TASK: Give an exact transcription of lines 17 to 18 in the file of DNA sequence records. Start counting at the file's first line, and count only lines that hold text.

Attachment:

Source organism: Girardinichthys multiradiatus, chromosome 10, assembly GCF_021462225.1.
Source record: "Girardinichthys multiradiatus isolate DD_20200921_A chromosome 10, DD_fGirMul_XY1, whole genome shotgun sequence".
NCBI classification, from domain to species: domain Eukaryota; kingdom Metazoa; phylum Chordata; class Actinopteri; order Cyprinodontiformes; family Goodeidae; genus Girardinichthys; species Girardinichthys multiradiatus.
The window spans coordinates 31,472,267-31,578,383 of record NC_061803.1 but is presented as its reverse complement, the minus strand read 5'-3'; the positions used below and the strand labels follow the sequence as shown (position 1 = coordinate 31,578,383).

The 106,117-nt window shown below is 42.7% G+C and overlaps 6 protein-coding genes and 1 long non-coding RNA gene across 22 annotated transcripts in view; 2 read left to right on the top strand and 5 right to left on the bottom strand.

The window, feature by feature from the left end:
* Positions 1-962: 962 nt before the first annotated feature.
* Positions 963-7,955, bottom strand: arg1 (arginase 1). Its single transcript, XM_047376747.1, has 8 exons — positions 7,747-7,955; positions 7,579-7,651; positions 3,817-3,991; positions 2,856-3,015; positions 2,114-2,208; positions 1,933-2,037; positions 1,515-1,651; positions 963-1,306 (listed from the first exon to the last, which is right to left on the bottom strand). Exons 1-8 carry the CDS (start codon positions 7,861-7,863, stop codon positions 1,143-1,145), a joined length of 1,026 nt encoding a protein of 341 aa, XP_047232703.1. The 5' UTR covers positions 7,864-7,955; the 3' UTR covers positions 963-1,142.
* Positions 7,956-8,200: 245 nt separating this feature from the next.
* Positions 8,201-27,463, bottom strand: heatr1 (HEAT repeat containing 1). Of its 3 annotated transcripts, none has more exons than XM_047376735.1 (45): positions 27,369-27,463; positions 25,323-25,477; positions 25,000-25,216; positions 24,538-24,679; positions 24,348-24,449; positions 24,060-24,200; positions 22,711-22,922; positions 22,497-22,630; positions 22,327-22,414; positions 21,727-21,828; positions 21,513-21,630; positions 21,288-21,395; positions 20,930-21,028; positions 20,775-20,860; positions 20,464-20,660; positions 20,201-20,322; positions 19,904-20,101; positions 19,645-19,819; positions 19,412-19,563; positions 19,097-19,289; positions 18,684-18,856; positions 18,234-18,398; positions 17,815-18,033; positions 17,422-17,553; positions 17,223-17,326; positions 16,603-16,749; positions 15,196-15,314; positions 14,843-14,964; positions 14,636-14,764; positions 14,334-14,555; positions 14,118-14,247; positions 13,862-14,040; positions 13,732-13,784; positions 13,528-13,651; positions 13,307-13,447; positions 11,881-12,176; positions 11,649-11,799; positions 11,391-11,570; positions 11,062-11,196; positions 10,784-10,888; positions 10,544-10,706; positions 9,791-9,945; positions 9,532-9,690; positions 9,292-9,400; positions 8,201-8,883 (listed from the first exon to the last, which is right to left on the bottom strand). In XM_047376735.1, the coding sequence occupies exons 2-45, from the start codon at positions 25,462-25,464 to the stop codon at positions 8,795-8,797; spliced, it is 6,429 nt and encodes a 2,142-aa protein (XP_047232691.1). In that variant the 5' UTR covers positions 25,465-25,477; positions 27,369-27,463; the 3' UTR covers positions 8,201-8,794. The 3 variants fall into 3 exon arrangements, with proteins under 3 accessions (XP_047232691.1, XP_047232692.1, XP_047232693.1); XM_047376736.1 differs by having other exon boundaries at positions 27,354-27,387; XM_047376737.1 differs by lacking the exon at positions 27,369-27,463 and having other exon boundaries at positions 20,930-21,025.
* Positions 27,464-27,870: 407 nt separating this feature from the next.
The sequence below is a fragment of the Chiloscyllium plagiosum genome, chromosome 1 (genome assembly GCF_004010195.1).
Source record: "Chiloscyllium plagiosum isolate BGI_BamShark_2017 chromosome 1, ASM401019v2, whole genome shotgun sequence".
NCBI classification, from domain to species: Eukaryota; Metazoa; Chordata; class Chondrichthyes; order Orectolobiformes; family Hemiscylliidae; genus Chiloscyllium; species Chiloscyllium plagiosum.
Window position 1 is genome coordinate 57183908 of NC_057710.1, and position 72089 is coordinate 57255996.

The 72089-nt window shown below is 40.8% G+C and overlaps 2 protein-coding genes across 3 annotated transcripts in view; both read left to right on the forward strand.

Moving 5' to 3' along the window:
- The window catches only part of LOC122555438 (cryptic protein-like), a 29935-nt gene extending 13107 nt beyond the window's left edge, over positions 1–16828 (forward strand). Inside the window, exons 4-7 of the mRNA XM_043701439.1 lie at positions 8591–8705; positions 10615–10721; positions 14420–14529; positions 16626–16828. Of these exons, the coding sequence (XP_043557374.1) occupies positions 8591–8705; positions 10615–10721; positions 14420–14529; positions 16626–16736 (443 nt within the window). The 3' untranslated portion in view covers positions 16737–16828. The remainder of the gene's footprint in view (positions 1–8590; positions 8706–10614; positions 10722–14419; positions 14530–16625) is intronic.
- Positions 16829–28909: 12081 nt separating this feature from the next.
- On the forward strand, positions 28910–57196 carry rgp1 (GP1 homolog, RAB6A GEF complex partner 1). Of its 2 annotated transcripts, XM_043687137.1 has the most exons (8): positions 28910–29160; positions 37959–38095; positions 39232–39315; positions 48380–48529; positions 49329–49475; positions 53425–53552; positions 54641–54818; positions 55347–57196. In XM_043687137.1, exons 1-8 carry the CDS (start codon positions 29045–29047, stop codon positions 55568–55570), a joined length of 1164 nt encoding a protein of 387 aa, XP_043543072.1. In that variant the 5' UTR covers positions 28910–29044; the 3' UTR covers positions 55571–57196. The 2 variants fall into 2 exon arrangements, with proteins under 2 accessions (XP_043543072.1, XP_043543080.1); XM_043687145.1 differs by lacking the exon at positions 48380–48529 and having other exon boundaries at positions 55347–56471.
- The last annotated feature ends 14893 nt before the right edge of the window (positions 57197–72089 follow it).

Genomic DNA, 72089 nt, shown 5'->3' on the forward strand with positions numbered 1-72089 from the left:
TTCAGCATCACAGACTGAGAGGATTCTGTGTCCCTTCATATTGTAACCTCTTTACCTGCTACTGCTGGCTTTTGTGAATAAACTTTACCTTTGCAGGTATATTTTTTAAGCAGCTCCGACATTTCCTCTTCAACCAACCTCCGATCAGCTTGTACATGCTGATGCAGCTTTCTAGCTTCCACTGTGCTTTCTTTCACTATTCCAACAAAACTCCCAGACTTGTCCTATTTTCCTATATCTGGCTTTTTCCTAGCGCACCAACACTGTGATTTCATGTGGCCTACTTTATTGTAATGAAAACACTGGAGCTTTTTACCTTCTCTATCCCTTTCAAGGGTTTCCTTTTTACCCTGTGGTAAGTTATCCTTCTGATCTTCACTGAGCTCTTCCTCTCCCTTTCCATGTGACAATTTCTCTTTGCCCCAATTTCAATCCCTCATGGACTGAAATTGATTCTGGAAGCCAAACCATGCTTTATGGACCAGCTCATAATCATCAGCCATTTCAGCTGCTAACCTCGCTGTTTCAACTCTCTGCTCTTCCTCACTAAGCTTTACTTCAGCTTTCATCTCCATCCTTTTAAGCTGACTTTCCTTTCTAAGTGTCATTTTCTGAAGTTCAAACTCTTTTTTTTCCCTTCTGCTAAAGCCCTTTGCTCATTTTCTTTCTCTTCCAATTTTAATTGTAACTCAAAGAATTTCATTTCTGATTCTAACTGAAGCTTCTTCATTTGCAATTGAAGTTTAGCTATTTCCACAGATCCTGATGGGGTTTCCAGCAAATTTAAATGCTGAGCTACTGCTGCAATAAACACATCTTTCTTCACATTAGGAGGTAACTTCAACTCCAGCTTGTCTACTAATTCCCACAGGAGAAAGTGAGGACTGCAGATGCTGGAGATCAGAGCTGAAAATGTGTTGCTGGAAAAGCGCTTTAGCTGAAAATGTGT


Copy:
Moving 5' to 3' along the window:
- The window catches only part of LOC122555438 (cryptic protein-like), a 29935-nt gene extending 13107 nt beyond the window's left edge, over positions 1–16828 (forward strand). Inside the window, exons 4-7 of the mRNA XM_043701439.1 lie at positions 8591–8705; positions 10615–10721; positions 14420–14529; positions 16626–16828. Of these exons, the coding sequence (XP_043557374.1) occupies positions 8591–8705; positions 10615–10721; positions 14420–14529; positions 16626–16736 (443 nt within the window). The 3' untranslated portion in view covers positions 16737–16828. The remainder of the gene's footprint in view (positions 1–8590; positions 8706–10614; positions 10722–14419; positions 14530–16625) is intronic.